There’s Nothing Evil about Making Money

Book Review of Money Making Mom

Dave Ramsey will often say that money is amoral. It is just a tool. It is neither evil or good. Can money be used for evil or good? Absolutely. However, the $20 bill in my wallet is not evil itself, it’s just sitting there waiting to be plucked out for groceries or the babysitter.

Oftentimes the Bible is misquoted by folks who say, “Money is the root of all evil.” Negative. The Bible says, “For the LOVE of money is a root of all kinds of evils.” (1 Timothy 6:10).

If you love money more than God or people when you make $30,000, you’ll have the same issue (and idol) if you make $130,000. Or 1.3 million.

If your desire to make more income comes from a heartfelt desire to better provide for your family, but also to be able to give more away, who is to judge your motives? Let’s give an example: My husband and I, since taking Financial Peace University, have believed that 10% to charity was a minimum amount that we felt comfortable giving. We don’t believe in the Old Testament tithe, per se, but 10% is a minimum we believe to be a jumping-off point. God has provided us everything anyhow, it is only our money to steward.

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We could argue then whether that’s 10% of net or gross income, and we’ve moved from the first to the latter. But for accounting ease, let’s use gross. Let’s say that the first year we started budgeting, Brian and I made a combined $43,000 (I didn’t pull tax returns or anything, but that seems about right). So that year, let’s say we were able to give $4300 to charity (which may be just a bit high). The second year I got a different job and was working more hours, as well as had a few part-time gigs, and that year we collectively made $58,000. So that year our giving would have been closer to $5800.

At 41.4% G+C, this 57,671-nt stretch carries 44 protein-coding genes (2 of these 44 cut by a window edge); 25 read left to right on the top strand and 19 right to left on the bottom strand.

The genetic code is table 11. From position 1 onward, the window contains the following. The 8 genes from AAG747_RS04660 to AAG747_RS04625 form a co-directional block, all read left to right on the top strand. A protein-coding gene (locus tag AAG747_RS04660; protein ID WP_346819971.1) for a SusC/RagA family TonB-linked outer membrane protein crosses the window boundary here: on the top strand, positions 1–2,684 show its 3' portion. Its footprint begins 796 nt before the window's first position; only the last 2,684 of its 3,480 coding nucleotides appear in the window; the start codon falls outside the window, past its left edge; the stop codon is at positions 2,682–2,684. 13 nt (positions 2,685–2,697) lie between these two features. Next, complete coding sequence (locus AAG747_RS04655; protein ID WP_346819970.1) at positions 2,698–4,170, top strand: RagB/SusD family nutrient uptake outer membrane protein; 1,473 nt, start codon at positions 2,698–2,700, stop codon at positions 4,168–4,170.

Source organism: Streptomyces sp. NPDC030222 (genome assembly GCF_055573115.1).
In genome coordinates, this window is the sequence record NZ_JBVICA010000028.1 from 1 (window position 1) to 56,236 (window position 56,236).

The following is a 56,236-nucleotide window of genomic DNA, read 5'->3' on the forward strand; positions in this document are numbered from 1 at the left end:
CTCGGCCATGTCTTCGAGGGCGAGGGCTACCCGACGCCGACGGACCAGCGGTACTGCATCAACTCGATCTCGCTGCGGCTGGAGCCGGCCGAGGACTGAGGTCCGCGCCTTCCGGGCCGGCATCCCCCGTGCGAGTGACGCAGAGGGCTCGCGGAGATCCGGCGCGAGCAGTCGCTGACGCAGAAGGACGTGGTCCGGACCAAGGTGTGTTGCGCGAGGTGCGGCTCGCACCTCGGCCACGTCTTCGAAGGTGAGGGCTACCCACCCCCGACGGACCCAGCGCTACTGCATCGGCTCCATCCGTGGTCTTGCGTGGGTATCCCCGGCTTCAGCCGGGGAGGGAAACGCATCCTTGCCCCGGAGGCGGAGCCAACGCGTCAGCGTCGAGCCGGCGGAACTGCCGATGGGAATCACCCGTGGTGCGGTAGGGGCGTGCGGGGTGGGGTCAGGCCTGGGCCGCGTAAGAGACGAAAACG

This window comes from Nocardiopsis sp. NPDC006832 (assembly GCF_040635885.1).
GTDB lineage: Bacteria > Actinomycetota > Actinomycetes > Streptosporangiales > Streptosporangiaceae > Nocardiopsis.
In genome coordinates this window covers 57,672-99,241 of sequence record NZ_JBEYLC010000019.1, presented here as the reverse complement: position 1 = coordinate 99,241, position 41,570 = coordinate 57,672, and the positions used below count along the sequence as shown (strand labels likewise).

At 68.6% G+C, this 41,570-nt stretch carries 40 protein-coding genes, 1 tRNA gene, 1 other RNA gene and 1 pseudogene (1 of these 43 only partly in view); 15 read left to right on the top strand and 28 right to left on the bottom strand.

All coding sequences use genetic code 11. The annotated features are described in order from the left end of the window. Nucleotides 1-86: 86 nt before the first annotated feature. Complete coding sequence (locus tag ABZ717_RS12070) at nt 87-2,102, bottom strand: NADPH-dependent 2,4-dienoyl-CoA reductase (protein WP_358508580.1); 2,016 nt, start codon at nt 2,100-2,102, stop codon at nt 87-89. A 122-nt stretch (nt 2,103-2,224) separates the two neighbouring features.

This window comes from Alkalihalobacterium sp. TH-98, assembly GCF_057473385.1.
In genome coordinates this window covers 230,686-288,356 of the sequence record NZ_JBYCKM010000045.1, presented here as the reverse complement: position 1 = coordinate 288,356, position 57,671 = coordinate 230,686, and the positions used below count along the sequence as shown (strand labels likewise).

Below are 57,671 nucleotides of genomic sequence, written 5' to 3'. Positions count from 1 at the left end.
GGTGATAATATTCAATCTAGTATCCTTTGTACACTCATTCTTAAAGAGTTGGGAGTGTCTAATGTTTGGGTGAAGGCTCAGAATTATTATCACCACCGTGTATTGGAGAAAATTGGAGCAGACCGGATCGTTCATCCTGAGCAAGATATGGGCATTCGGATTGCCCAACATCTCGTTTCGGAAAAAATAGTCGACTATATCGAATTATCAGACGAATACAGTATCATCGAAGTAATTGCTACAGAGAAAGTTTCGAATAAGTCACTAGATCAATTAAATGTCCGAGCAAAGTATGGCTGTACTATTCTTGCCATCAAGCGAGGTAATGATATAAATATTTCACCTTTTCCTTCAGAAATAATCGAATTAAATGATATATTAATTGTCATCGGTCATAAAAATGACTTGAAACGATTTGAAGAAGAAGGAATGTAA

Now, who would say that I should have not pursued a better job? How did we as a couple, making $15,000 more per year, hurt anyone? Would anyone say we were being greedy?

Now let’s talk about those evil people in the 1%. Let’s say that they have been thoroughly blessed and they make $250,000 per year. This enables their 10% to be $25k! Wow! $25,000 going to fund missions orphanages and pregnancy centers. A single mom walks into their life and they can easily write her a check for $1000 and feel no pain, whereas my husband and I at $43,000 would have felt the ache of giving $1000 to someone.

I just finished an excellent book by Crystal Paine, the founder of I admire Crystal not only because she is a brilliant blogger and business owner, but because she is a transparent woman who shares her victories (and even a few failures)! Crystal’s new book, Money Making Mom, is a must-read for every mother, working or at home, who would like to make a few extra dollars – either to help Junior play in the football league, to start a non-profit, or just to take some of the pressure off of her breadwinner husband.

The wisdom Crystal shares is business advice that I can endorse because 1. She doesn’t believe in going into debt to start a business and 2. She knows the reality of “balancing” a family and a business. She actually shares how at one point she was working TOO hard and staying up too late all night-and letting her health and sanity get out of whack.

After Crystal offers page after page of start-up business advice, she states the following, We should focus on making money to impact our family and loved ones for the better, In addition, our focus for making money should be to help those who are struggling in our community and around the world. YES! We don’t go out there and work hard just so that Skippy can have an XBox and we can live in the nicest house on the street, we make more to SERVE others through our finances, but also through the time that we get back.

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It’s not immoral to put money aside for retirement or buy yourself a few nice things. It is wrong though to be so tied to your business your lifestyle or even your DEBT, that you can’t live for others and give back to your community. When we love possessions more than people, we are loving money (or what it can give us), instead of pursuing excellence to better our families and their future families.

Crystal sums this up nicely, “If you want to live an amazingly fulfilling life, you must live for something bigger than yourself, something besides material desires, words of praise from others, or a long list of accolades.” We can fight against the culture by how we live. We need to stop viewing money as evil and see how WE can be the ones to truly use it for good.

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